Crude oil prices have fluctuated from highs of approximately $120 per barrel in inflation-adjusted 2013 dollars to lows of just over $10 since the mid-1800s. The first major spike occurred in 1862 during the U.S. Civil War, which drove prices from under $20 to $120.
Throughout much of the remaining 1800s, crude oil prices varied between $20 and $80 during a boom-and-bust cycle of procurement. A recession and increased global production caused dramatic price falls between 1890 and 1892. However, major U.S. oilfields in Pennsylvania began to dry up simultaneously, and prices shot up in 1985. In the early 1920s, widespread automobile usage created the West Coast Gasoline Famine, bringing prices up to the high $30s. Prices plummeted during the Great Depression, however, which wiped out demand for fuel.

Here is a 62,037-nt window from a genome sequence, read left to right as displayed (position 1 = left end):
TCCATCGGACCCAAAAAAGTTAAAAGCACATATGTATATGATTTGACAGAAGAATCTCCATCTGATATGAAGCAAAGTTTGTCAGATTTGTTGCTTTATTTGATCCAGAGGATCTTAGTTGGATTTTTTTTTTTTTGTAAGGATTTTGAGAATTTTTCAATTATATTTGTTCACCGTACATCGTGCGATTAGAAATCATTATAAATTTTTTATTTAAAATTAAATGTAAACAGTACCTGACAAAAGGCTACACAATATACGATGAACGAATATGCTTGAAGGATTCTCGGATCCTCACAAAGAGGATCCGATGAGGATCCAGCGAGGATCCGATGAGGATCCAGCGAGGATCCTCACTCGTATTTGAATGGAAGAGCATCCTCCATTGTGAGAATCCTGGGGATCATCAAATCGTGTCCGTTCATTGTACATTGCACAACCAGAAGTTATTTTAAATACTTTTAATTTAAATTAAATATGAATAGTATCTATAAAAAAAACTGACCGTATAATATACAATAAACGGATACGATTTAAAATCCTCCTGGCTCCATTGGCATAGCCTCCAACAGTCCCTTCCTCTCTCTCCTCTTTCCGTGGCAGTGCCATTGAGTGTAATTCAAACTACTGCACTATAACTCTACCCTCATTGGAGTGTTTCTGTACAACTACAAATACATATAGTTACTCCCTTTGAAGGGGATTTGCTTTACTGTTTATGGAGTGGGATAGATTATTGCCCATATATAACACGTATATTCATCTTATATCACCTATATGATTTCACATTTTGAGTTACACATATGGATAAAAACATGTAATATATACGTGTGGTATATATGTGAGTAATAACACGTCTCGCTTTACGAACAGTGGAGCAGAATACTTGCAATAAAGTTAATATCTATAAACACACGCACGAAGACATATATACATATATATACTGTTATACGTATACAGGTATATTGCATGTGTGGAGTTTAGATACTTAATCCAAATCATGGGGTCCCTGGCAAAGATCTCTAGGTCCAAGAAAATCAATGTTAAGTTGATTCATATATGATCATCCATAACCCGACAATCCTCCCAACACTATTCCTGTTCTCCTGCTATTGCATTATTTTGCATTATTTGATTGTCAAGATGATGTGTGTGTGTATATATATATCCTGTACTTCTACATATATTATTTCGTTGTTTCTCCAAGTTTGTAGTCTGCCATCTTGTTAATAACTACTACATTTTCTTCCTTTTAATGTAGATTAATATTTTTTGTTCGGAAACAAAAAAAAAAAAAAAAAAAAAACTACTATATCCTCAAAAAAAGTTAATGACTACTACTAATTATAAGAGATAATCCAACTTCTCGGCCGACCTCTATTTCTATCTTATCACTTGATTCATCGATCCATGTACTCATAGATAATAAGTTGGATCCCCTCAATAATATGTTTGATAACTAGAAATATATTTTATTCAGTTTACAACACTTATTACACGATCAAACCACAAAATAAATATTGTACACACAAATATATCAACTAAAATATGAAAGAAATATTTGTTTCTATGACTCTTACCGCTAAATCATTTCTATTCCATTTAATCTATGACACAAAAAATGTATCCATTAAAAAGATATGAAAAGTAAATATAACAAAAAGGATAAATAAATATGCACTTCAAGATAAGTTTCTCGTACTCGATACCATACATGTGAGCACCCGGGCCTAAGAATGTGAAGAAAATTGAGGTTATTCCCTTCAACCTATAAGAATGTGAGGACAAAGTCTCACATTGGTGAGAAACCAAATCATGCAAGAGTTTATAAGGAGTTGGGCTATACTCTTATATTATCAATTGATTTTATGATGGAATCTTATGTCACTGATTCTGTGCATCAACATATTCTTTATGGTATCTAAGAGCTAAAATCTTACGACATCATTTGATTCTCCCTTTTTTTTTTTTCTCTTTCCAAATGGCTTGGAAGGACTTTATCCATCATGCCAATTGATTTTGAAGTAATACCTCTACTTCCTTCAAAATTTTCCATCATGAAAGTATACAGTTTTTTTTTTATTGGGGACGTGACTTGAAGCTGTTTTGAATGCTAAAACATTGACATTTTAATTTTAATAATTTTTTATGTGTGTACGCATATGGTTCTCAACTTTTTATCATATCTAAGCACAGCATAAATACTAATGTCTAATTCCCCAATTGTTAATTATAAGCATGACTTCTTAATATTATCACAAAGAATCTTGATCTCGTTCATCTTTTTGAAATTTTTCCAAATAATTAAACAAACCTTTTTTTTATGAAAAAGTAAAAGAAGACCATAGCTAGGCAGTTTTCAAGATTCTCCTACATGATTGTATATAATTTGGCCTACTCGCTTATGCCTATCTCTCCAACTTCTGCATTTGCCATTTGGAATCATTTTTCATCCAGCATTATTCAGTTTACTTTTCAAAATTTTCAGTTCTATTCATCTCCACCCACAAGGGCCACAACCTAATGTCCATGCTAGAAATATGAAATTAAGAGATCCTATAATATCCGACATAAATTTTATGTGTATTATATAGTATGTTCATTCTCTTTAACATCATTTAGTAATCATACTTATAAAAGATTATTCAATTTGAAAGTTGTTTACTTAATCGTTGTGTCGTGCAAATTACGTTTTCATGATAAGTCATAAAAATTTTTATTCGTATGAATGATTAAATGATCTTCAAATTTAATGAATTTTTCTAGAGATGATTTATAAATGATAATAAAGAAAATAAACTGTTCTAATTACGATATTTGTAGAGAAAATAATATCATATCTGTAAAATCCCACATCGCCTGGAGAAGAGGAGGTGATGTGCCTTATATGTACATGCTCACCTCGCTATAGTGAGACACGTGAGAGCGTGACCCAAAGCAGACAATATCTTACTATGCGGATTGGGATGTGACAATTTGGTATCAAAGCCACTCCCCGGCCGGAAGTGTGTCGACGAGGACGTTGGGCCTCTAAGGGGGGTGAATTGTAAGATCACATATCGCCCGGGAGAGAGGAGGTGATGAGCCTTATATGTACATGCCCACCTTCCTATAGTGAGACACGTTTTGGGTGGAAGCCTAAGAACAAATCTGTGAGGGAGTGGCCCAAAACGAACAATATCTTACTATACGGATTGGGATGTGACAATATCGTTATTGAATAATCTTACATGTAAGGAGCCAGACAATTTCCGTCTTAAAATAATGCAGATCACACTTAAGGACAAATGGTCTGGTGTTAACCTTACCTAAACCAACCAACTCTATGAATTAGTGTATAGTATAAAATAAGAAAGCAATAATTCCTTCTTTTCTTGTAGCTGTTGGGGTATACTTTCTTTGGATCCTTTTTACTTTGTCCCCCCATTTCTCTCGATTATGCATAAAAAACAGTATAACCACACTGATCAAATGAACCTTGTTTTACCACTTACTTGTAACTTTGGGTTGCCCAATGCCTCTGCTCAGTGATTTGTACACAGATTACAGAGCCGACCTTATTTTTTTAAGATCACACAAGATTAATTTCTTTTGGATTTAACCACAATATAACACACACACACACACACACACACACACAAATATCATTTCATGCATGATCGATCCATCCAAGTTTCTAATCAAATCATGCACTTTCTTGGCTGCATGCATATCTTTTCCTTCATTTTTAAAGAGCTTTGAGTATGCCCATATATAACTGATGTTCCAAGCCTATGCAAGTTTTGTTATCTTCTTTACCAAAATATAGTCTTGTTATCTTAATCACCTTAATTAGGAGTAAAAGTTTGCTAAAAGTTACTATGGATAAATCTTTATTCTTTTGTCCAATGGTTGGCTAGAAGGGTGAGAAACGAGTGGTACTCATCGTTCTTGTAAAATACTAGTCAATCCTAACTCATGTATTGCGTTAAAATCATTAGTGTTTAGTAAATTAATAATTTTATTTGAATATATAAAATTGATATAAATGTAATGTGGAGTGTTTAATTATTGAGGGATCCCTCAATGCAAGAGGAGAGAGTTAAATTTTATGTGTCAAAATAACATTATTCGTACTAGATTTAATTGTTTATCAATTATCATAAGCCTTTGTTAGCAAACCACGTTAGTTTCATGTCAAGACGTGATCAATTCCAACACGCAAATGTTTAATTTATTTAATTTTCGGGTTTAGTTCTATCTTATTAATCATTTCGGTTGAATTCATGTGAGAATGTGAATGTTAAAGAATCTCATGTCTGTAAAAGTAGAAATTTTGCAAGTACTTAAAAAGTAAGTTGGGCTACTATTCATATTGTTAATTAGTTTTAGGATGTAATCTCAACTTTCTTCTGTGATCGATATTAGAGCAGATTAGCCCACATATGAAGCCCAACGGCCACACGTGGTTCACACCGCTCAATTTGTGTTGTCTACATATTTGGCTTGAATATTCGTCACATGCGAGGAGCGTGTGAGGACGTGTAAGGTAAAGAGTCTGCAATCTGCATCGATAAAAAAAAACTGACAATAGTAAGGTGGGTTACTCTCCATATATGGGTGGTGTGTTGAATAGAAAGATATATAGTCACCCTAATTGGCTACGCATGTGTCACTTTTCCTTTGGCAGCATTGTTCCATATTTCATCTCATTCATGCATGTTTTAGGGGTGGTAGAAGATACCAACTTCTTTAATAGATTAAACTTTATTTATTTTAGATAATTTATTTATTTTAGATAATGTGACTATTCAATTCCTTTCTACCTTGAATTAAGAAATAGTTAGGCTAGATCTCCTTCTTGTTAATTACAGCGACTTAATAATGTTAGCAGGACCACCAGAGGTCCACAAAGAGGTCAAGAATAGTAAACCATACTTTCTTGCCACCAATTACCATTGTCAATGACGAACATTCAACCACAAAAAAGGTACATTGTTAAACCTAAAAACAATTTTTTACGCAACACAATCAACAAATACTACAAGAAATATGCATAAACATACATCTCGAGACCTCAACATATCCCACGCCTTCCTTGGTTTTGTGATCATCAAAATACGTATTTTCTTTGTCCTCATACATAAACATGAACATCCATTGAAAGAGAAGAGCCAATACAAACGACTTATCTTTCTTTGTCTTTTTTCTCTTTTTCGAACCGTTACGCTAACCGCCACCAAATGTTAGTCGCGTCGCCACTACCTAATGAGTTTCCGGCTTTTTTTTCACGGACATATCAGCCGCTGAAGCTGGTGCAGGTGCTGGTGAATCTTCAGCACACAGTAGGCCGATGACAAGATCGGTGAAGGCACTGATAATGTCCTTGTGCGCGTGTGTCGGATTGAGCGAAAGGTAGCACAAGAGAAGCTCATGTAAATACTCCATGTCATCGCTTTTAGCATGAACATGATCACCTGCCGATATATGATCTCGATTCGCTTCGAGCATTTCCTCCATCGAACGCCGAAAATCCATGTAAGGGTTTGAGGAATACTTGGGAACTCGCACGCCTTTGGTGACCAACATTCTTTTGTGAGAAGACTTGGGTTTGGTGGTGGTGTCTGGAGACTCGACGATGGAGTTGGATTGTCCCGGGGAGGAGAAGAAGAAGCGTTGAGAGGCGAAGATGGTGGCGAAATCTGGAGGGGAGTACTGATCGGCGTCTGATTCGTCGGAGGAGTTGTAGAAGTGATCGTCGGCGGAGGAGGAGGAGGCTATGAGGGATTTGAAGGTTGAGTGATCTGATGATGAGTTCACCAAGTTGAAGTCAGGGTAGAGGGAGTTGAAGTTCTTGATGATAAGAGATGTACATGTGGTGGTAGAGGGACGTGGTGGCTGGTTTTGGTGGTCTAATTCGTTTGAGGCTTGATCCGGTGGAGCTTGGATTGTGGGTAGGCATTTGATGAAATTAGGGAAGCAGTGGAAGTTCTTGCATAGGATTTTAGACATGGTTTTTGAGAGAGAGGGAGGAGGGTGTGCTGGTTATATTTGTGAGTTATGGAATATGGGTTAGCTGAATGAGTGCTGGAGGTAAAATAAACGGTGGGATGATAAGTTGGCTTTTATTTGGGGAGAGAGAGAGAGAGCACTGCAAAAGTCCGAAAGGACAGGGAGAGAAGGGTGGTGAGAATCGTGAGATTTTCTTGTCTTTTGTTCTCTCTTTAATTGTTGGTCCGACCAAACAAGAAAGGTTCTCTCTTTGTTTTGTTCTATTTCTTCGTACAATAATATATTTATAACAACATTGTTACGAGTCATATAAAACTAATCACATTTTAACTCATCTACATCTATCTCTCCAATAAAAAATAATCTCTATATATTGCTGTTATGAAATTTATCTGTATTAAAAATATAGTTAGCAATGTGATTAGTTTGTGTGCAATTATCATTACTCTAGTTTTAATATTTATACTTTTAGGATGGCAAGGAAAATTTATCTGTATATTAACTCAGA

In 1956, the Suez Crises blocked off much of the world's oil from the Middle East, but prices remained relatively flat as other countries ramped up production. Prices increased to almost $60 in 1973 when Arab countries refused to trade with Israeli supporters during the Yom Kippur War. The Iranian revolution in 1978 saw the country cut much of its oil production as it ended U.S. ties, pushing prices as high as $100. Massive supply increases pushed prices down in the mid-1980s. However, increased Asian demand, limited investment in new oil sources and conflict in the Middle East sent prices up to $100 in the early 2000s. Prices fell in 2008 as a result of a global recession but recovered amidst the Arab Spring in 2011. With weak demand and excess production, prices fell again in 2014.